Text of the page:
Scholarship winner Joeann M. from Falalop Ulithi, entering her senior year at Bethania High School in Palau.
Six decades ago, the remote Pacific Islands of Micronesia were the site of intense battles between American GIs and entrenched Japanese defenders. Now the region is better known for hosting the reality television show “Survivor” and its picturesque palm-lined beaches.
The reality behind the television show is less glamorous. Literacy and life expectancy are low, even by developing world standards, and the isolation of the tiny islands poses a major barrier to economic development.
A small group of former Peace Corps Volunteers and American teachers is working to help.
Their charity, the Habele Outer Island Education Fund, has awarded over $5,000.00 in tuition scholarships to island students who will attend private schools in the Pacific this fall. The scholarships are issued to children in grades kindergarten through high school as part of an effort to promote educational opportunity throughout Micronesia.
Neil Mellen, a Habele board member explains: “The Secretariat of the Pacific reports that fewer than a fifth of these islanders have access to acceptable sanitation and that infant mortality rates are five times higher than those in the United States. At Habele, our hope is that greater access to education will provide these students with the tools to help their communities address the problems.”
The six scholarship winners from throughout Chuuk and Yap States will travel to and from their schools with money raised by their families, and all of the recipients have signed performance contracts that tie their scholarships to strict academic targets.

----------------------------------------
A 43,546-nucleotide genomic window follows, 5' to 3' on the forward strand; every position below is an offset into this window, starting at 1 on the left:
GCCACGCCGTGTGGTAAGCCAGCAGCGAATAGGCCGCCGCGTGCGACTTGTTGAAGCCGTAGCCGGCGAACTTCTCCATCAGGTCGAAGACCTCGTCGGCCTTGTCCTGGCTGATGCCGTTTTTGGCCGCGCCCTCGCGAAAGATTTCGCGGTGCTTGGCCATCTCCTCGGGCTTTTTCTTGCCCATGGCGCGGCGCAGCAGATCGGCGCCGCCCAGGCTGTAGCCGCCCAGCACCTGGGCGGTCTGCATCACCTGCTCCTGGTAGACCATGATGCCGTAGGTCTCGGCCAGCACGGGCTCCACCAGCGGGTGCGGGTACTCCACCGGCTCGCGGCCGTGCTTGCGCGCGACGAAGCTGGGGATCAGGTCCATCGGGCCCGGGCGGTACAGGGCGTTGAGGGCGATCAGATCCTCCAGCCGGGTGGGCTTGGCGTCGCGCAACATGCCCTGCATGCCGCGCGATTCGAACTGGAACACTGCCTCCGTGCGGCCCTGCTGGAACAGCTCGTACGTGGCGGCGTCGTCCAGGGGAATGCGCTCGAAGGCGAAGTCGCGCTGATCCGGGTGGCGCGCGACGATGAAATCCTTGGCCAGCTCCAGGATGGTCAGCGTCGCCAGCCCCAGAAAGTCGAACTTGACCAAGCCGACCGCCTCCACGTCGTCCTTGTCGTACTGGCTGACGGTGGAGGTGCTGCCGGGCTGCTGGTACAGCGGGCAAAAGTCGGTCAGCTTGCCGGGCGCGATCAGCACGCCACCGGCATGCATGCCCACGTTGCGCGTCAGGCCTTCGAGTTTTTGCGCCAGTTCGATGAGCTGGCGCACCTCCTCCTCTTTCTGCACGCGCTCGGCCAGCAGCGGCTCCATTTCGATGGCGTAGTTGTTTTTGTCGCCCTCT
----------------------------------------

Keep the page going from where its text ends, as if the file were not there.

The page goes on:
Albert Fong, a native of Woleai who teaches at a public school on Ulithi, reiterated Mellen’s optimism: “Micronesians are proud of their long and close relationship with the United States. The role of charities like Habele is powerful. As a nation we recognize that continued improvements in K-12 education are vital. Working with local community leaders and traditional chiefs, Habele has a big impact on the lives of our youth.”
Habele has also sent more than $2,000.00 in books and school supplies to community libraries this year. The charity works in conjunction with Peace Corps Volunteers serving in the islands and members of the non-profit Oceanic Society. David Reside, Country Director for the US Peace Corps in Micronesia said of the scholarships “it is particularly important that there be opportunities for those students who show great promise but are great disadvantage to accessing continued education. Habele is addressing this issue by providing modest educational grants to students from the more remote outer islands, students who might not otherwise be able to pursue these educational opportunities.”
Habele consists of donors and volunteers from across the United States and the Pacific. The Fund operates on a strictly volunteer basis with no paid employees and is still seeking support for its ongoing public school book drives. Visit www.habele.org to learn more.